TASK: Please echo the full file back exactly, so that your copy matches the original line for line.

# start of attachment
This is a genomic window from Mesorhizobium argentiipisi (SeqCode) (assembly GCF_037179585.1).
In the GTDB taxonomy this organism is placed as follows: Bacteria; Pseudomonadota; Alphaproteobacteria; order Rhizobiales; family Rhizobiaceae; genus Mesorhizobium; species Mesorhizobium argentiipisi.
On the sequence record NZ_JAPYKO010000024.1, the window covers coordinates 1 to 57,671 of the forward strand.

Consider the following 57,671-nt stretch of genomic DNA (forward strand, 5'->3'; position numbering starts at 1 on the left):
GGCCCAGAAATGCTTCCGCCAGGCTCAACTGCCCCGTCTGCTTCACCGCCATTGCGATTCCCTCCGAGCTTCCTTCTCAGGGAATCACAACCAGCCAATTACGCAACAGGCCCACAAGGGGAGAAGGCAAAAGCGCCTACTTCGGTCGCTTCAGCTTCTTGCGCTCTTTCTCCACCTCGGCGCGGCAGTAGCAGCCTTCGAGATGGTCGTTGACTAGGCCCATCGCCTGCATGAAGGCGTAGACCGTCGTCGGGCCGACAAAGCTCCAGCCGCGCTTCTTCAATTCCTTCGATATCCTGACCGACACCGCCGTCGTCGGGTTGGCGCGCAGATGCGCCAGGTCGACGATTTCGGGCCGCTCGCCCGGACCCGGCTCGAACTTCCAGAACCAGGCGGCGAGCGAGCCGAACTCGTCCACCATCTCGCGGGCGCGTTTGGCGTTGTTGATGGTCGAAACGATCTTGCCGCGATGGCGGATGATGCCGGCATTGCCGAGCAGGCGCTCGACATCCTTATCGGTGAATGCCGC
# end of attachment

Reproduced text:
This is a genomic window from Mesorhizobium argentiipisi (SeqCode) (assembly GCF_037179585.1).
In the GTDB taxonomy this organism is placed as follows: Bacteria; Pseudomonadota; Alphaproteobacteria; order Rhizobiales; family Rhizobiaceae; genus Mesorhizobium; species Mesorhizobium argentiipisi.
On the sequence record NZ_JAPYKO010000024.1, the window covers coordinates 1 to 57,671 of the forward strand.

Consider the following 57,671-nt stretch of genomic DNA (forward strand, 5'->3'; position numbering starts at 1 on the left):
GGCCCAGAAATGCTTCCGCCAGGCTCAACTGCCCCGTCTGCTTCACCGCCATTGCGATTCCCTCCGAGCTTCCTTCTCAGGGAATCACAACCAGCCAATTACGCAACAGGCCCACAAGGGGAGAAGGCAAAAGCGCCTACTTCGGTCGCTTCAGCTTCTTGCGCTCTTTCTCCACCTCGGCGCGGCAGTAGCAGCCTTCGAGATGGTCGTTGACTAGGCCCATCGCCTGCATGAAGGCGTAGACCGTCGTCGGGCCGACAAAGCTCCAGCCGCGCTTCTTCAATTCCTTCGATATCCTGACCGACACCGCCGTCGTCGGGTTGGCGCGCAGATGCGCCAGGTCGACGATTTCGGGCCGCTCGCCCGGACCCGGCTCGAACTTCCAGAACCAGGCGGCGAGCGAGCCGAACTCGTCCACCATCTCGCGGGCGCGTTTGGCGTTGTTGATGGTCGAAACGATCTTGCCGCGATGGCGGATGATGCCGGCATTGCCGAGCAGGCGCTCGACATCCTTATCGGTGAATGCCGC